A CARTOON OF A DEMOCRACY
A nation which can’t introspect is bound to self-destruct
Amit Sengupta Delhi
As this edition goes to the press, this is a civilisational story so classically Indian, and so epically symbolic of the exalted levels of democratic conduct and social tolerance in this “largest democracy” of organised, entrenched, legitimised mass disparity and injustice. As the heat wave and the scorching sunshine make all living contradictions transparent, hundreds of landless Dalits in Bhagana village in Hissar, are yet again homeless, thirsty, walled-in, exiled in their own imagined homeland. Two of their ponds, one for humans and the other for their cattle, have been dried up by the upper castes by cutting off water supply. This is like a death sentence, first glorified in the Manusmriti, when the shudras were told that their tongues would be cut off, or hot oil poured in their ears, if they even uttered a half-syllable from the Vedas, or dared to listen to this Brahminicaltext. Their modest homes have been walled-in, isolating and disconnecting them, their children’s playground has been ravaged, they have been banned from the community land, and they have been threatened with dire consequences if they protest. They are still protesting, their villages empty, the police brazenly one-sided, prejudiced and anti-Dalit. “There is no road to Depal village, and no justice in Bhagana,” is the old saying in this nasty, short and brutish archetype of our great Hindu caste society.
In the Malwa region of Punjab, among other scattered pockets across India, this reality show is a non-stop action replay. The upper castes, in nexus with the administration, deny mazhabi Dalit Sikhs access to gurudwaras, community land, drinking water, daily wage work, official employment schemes, even the right to defecate. Most Dalits, ghettoised, don’t have toilets. This is ritualistic, especially if they demand minimum wages, or an end to debt-trap bonded labour, or basic constitutional rights. Remember the case of Bant Singh, legendary folk singer and radical activist, of Mansa?
Bant Singh protested against the harassment of his daughter by upper caste youth, sought the right to take his pigs to the community ground, chose to boycott the gurudwara which would not allow him to enter and pray, tried his independent project of small scale entrepreneurship, and, most crucially, organised poor Dalit Sikhs across the villages to demand their political and social rights enshrined in the Indian Constitution. In February 2006, he was waylaid by the landlord’s men, his limbs smashed, left on the field to die. By the time he was rescued and taken to the hospital in Mansa, gangrene had set in: both his legs and hands had to be amputated. And yet, Bant Singh said, “They can’t stop our fight for our rights. I still have my tongue. I can still sing.”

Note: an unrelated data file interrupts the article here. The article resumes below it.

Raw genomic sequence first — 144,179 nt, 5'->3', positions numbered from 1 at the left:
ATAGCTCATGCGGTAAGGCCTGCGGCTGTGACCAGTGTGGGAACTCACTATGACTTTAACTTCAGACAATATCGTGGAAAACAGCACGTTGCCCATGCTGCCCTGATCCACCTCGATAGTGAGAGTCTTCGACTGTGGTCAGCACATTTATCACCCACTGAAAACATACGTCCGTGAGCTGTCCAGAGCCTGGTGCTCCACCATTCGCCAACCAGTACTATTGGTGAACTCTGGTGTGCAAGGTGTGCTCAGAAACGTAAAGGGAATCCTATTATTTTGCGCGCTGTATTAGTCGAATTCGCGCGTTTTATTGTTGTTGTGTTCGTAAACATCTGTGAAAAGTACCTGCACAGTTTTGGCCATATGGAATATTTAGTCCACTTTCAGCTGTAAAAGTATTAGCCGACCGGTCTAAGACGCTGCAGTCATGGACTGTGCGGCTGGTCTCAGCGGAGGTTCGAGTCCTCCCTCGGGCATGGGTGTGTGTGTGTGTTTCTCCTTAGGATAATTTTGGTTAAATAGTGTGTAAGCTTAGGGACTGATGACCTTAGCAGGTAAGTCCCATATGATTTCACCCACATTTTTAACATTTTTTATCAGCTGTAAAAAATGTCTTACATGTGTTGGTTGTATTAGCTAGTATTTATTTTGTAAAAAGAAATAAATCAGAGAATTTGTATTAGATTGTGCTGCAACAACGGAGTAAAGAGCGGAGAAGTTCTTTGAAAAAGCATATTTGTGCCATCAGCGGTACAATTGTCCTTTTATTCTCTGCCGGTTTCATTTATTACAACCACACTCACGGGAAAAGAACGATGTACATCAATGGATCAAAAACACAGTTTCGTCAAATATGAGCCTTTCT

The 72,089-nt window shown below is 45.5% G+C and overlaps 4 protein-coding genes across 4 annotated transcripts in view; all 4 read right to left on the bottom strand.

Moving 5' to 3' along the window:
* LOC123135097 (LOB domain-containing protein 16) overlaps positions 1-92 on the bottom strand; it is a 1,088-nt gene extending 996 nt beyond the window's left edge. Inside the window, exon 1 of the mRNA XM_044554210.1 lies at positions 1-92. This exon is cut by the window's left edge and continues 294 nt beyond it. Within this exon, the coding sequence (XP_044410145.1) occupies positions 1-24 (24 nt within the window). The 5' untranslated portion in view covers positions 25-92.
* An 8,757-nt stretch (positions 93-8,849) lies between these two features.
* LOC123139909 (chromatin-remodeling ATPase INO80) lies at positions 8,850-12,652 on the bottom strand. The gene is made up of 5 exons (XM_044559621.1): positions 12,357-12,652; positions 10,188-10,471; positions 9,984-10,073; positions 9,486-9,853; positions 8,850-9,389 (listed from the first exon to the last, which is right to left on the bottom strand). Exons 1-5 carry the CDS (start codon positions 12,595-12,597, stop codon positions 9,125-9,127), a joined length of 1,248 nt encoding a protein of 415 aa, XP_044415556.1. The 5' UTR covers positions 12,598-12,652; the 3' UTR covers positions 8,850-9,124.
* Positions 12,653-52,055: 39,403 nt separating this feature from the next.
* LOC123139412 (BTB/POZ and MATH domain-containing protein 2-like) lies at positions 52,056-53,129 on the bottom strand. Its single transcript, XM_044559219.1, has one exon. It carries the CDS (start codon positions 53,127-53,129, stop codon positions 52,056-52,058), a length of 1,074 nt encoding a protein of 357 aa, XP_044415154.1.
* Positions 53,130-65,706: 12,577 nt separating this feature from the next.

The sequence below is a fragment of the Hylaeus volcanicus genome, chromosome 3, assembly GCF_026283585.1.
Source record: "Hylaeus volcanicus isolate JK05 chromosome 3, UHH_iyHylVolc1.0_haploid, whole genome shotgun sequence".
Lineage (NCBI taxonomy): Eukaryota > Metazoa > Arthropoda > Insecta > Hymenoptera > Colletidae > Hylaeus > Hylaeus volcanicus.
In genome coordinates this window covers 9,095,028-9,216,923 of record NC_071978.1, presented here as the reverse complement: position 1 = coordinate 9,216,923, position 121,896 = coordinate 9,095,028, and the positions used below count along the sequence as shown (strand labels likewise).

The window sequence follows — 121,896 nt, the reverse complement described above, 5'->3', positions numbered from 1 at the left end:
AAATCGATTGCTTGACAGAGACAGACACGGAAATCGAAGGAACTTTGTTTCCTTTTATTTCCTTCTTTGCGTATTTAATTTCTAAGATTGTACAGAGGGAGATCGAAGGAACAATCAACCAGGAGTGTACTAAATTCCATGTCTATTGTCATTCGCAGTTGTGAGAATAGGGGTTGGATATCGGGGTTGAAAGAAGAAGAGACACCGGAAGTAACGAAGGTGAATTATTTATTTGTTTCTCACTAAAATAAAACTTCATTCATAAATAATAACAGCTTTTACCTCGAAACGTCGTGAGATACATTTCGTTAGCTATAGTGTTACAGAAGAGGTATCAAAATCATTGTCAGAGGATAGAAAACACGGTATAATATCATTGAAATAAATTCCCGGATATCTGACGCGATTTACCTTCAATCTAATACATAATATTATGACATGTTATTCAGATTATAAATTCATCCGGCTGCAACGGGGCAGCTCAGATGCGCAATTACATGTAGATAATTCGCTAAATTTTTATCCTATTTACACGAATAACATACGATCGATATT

The wounds of the Bathani Tola massacre are eternally simmering: 21 people, mostly women and children, poorest Dalits, were murdered as a public spectacle at BathaniTola in Sahar block of Bhojpur district in Bihar by the RanvirSena, a private upper caste militia, on July 11, 1996. The Bhojpur district court at Ara convicted and sentenced three people to death and 20 others to life imprisonment for the carnage in May 2010.
On April 18 this year, the Patna High Court acquitted 23 convicts of the massacre on the ground that the prosecution had failed to prove their culpability beyond doubt. Also, the RanvirSena chief, Brahmeshwar Singh, despite several cases of mass murder, is a free man. So whatever happened to BJP ally Nitish Kumar’s “secular” slogan: Nyaykesaathvikas — justice with development (sounds similar to Modispeak, doesn’t it?)?
This is the relentless breaking news syndrome across the Indian landscape, perhaps for centuries: Infinite tolerance by the establishment of mass injustice, suffering and tragedy of the wretched of the earth. (And we have not even mentioned the continued tolerance of manual scavenging, where “untouchables” still carry and clean up human excreta with their hands!)
The truth is that tolerance for injustice is rooted in our DNA, but the hypocrisy of our chattering classes would never accept this. So, why this sudden intolerance against an old cartoon on Babasaheb, which the great man himself didn’t find offending? Why this “India in Denial” — when his own people have been rendered speechless, voiceless, homeless, thirsty, bonded, ghettoised, humiliated, exploited, condemned, caricatured, brutalised, stripped, raped, massacred, shackled in mental and physical slavery — despite the Indian Constitution?